Capone's not going to take it! Despite a solid Tom Cruise performance, ROCK OF AGES wallows in mediocrity.
Hey everyone. Capone in Chicago here.
The only thing more frustrating that sitting through an overlong, cliche-driven jukebox musical is watching one that has one truly strong performance surrounded by mediocrity. Tom Cruise has forsaken all of us at one point or another over the years, but when he pulls out something inspired, I am compelled to give him credit, and I do so happily.
ROCK OF AGES is a collection of familiar '80s hard rock songs and power ballads with a plot that is a small part FOOTLOOSE and a whole lot of familiar, tired music industry stereotypes that have so little to do with actually loving this music (assuming those who go to see this movie based on a stage musical do). People give speeches about loving music and the transformative power of rock 'n' roll. They wear variations on the rock star uniform and pushing forth a very paint-by-number approach to both the acting and the music performances.
But when Tom Cruise enters the film as Stacee Jaxx, a rock band front man about to break out as a solo act, a light comes on that is undeniably bright. Sporting a look that is right out of the closet of earl Axl Rose, Jaxx is a comedy creation. We are meant to find him ridiculous when he's off stage. He and his pet monkey Hey Man are a force of sexual magnetism, even if you have to stifle a bit of laughter to see it. But when Cruise launches into song (the most memorable being Bon Jovi's "Wanted Dead or Alive"), it's tough not to be impressed, with both his singing voice and his inherent rock star persona. And for those scattered chunks of time in ROCK OF AGES , you forget that eventually Cruise will stop singing, and we'll be forced to endure the rest of this meandering, silly endeavor.
Rock of Ages isn't really about Stacee Jaxx. It's about star-crossed young singers who find each other in a Sunset Strip rock bar where Drew (Diego Boneta) works. When small town girl Sherrie Christian (Julianne Hough of the FOOTLOOSE remake) gets off the bus and lands up in the club, it isn't long before she too gets a job there, and the romance begins. Now you have to understand, just to get to this point in the plot we have endured about five or six songs from the likes of Foreigner, Night Ranger, Def Leppard, Poison, Pat Benatar, REO Speedwagon, Night Ranger, Twisted Sister, Journey, and Quarterflash (wait, what?). And very few of the actors embarrass themselves as singers (with the exception of Alec Baldwin as the club's owner; he's tone deaf). But actors like Russell Brand, Malin Akerman, and Catherine Zeta-Jones (who already exercised her ample singing chops in CHICAGO) join the ranks of Mary J. Blige (one of the actual singers in the film) to belt out this lively set of song choices, which basically boil down to either love song or anti-establishment anthem.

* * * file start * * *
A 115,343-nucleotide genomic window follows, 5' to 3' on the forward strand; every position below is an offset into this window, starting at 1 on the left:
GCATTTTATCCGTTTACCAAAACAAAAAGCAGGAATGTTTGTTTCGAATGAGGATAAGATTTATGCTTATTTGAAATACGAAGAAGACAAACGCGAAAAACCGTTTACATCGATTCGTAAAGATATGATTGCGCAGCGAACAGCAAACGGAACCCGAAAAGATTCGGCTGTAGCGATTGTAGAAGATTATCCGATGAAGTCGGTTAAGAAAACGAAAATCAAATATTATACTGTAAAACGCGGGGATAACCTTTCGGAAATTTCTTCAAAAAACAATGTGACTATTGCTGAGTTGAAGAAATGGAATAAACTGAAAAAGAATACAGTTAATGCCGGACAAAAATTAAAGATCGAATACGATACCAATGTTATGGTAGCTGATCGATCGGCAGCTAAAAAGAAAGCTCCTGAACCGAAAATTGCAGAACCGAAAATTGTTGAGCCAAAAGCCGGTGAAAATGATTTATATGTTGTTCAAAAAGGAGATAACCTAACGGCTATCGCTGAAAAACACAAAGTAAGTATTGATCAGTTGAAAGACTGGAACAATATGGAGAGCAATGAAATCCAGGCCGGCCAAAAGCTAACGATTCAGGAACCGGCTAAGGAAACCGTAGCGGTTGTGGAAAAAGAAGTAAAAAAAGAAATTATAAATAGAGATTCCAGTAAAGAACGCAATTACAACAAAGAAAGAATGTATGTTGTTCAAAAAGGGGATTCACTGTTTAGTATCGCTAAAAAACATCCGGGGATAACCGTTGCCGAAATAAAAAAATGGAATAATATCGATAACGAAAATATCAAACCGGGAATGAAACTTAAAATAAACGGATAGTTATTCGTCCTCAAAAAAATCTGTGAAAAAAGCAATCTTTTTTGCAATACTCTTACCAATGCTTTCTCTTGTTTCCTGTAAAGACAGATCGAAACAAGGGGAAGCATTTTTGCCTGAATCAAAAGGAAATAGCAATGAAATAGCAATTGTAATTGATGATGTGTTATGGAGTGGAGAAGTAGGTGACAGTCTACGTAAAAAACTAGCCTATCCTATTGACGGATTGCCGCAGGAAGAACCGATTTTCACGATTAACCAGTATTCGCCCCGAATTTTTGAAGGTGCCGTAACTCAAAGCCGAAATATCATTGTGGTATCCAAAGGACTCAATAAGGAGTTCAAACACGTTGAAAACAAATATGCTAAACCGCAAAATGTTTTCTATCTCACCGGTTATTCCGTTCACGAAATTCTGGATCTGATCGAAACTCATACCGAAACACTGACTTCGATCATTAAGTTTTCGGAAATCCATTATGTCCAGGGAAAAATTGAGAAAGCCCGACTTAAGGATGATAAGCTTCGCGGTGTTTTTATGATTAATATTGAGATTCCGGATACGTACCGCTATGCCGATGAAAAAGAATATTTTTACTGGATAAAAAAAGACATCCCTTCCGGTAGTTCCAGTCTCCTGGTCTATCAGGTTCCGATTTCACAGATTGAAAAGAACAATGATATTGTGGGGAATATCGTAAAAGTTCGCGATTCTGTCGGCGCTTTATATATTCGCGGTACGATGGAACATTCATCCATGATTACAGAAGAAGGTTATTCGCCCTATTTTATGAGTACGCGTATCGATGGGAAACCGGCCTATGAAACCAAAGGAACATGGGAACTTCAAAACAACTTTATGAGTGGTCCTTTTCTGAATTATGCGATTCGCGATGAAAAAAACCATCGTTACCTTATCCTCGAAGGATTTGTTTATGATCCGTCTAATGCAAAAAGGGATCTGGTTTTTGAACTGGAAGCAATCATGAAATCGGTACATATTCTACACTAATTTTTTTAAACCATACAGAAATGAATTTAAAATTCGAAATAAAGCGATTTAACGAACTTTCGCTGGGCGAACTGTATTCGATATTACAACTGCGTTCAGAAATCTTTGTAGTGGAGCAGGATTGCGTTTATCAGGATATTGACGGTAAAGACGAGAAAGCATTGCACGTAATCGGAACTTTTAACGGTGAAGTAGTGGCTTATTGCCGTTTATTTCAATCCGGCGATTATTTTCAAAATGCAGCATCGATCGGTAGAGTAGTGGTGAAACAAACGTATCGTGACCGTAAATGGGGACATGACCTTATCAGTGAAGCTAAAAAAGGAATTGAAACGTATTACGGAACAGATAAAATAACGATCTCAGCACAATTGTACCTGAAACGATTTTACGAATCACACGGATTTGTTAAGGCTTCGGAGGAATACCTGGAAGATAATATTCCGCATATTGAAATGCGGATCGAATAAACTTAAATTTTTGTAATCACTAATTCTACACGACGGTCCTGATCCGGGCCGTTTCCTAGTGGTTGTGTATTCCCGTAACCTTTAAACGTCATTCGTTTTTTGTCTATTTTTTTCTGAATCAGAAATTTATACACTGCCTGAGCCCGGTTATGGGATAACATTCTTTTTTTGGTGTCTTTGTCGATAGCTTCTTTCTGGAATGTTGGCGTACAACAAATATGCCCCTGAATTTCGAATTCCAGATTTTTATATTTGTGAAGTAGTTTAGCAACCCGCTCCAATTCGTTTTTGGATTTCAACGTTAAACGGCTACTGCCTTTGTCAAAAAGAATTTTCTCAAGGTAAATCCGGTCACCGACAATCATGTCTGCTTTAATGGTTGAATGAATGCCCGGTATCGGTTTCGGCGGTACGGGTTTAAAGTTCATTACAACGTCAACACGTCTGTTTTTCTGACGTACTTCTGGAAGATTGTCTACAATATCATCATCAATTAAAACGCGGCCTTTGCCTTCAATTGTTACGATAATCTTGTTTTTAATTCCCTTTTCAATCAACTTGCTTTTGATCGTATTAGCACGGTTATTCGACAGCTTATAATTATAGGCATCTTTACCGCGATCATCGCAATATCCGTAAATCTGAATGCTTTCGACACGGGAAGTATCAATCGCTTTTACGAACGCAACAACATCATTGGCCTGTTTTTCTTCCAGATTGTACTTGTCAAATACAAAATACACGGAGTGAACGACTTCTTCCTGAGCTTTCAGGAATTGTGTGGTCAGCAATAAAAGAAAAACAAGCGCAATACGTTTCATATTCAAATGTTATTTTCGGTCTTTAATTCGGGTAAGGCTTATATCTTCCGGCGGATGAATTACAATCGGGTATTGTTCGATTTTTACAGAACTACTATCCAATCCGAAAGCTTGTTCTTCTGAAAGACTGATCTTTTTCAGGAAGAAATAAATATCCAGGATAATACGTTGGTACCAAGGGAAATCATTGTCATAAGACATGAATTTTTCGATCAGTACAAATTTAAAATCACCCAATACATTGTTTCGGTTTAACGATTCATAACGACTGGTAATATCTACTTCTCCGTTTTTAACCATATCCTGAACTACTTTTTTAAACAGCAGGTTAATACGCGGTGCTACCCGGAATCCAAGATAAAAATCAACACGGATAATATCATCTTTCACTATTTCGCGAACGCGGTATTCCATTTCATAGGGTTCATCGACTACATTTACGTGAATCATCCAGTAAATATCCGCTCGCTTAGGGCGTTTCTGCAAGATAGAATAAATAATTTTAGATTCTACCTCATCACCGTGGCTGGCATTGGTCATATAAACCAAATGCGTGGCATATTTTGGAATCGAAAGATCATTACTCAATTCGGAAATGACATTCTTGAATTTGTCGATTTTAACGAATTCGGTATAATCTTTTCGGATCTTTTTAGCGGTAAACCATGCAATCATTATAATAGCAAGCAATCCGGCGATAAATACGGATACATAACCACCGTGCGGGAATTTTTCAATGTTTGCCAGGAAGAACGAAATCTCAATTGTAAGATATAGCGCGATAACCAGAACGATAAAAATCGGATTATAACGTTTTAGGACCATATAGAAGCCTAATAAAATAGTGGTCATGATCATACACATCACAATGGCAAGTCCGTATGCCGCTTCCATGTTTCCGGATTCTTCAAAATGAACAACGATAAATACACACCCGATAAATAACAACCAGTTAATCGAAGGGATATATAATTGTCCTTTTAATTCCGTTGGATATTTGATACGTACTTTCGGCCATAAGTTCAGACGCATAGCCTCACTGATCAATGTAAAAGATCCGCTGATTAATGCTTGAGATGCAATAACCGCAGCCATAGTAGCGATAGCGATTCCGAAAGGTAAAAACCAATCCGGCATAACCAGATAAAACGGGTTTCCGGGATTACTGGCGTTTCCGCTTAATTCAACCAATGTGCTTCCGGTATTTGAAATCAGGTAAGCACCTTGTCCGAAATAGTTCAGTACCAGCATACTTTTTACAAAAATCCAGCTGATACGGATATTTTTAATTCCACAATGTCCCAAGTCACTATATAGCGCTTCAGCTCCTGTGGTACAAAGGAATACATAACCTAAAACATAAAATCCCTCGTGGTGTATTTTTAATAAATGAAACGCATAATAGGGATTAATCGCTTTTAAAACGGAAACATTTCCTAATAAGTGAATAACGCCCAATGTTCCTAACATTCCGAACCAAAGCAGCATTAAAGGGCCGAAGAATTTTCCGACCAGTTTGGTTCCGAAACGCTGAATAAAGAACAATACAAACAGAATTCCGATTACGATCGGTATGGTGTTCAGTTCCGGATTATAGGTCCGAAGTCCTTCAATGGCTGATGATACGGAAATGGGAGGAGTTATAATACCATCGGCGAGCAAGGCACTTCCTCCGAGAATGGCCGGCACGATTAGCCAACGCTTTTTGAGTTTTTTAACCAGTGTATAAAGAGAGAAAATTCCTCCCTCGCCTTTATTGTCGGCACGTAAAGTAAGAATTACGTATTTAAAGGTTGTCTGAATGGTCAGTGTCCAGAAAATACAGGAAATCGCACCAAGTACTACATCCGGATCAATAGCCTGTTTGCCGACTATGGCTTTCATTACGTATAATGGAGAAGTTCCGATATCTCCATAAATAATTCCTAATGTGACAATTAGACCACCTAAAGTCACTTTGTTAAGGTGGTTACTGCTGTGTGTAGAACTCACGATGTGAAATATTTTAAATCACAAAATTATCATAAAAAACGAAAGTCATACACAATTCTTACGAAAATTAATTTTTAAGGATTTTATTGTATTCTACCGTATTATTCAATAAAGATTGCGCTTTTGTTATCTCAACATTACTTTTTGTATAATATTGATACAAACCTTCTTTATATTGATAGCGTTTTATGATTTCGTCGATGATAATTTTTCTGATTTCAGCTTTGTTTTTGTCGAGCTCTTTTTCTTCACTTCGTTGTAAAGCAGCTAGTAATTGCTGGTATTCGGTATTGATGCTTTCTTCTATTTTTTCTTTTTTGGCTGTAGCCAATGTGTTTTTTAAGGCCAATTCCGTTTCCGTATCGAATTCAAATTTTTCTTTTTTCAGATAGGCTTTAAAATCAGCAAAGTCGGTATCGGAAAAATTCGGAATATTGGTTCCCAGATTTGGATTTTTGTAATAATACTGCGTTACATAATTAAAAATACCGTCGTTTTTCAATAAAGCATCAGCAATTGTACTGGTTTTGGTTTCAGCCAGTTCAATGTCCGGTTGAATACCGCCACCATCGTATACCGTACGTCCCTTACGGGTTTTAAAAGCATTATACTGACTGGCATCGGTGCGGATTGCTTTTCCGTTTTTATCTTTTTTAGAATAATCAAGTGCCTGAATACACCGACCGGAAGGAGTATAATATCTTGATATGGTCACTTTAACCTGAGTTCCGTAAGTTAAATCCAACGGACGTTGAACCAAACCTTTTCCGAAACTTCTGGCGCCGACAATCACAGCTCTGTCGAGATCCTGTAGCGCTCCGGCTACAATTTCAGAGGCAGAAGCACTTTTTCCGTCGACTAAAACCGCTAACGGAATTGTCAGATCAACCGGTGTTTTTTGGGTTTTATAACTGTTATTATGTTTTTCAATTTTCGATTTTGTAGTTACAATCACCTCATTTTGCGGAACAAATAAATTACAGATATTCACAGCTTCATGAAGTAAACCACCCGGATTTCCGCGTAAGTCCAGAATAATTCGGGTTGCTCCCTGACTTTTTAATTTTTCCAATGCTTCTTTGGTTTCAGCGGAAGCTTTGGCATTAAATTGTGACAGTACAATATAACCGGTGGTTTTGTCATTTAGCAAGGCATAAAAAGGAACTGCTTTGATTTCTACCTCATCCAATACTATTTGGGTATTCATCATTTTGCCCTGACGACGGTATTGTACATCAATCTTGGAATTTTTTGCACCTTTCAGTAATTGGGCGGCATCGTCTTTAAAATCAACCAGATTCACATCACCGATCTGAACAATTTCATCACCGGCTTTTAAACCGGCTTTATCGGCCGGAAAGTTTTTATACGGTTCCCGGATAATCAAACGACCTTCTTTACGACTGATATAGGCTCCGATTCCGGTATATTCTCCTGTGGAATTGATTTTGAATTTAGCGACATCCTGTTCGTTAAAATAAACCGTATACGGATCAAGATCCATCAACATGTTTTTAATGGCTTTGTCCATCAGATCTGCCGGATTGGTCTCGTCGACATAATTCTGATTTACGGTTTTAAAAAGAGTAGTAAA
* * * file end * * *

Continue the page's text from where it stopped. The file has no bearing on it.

But the issues with this film are with its empty-headed story, in which characters emotions and common sense ebb and flow with the consistency of, well, without an consistency at all. And the song-song-song approach to this movie really cuts down on any time that might be devoted to me a shit about any of these characters. Through a stupid set of circumstances, Drew get a chance to play with his band in front of a crowd full of Jaxx fans, and Jaxx's manager (Paul Giamatti) offers him a management contract with the promise of stardom. This causes a riff between Drew and Sherrie that leads her to leave the club and begin life as a stripper in a club run by Blige, who convinces Sherrie (and no one in the audience) that being on the pole is a life of dignity and true womanhood. Okay...
Directed by Adam Shankman (who did the far superior film version of HAIRSPRAY), ROCK OF AGES feels crowded and sloppy, as if it has an open hostility toward its audience. I blame karaoke and "Glee" (episodes of which Shankman has directed) for this movie even existing. No, this is more the Shankman that gave us CHEAPER BY THE DOZEN 2 and THE PACIFIER. The jokes fall flat, the observations about the rock lifestyle seem about as believable as the idea of Malin Ackerman as an uptight, shy Rolling Stone writer doing a story on Jaxx. You know how you can tell she's a writer? She wears glasses. And naturally Jaxx turns her into his love monkey (perhaps named Hey Now).
When all is said and done, ROCK OF AGES just wants you to sing along, and that can be a whole lot of fun. But when you start burdening your movie with asinine subplot about a parental/religious group (led by Jones, playing the wife of politician Bryan Cranston) cracking down on disgusting musicians like Jaxx, you just have to endure the stupidity and wait for another familiar tune to come around. I'm certainly not knocking the music; you might even find a Def Leppard album or six in my collection. But when you're telling a rock 'n roll romance with characters featuring not an ounce rebellious spirit, you know you're in for a long tedious time at the movies. You devoted Cruise fans will be satisfied; the rest of you will be hitting some sour notes.
-- Steve Prokopy
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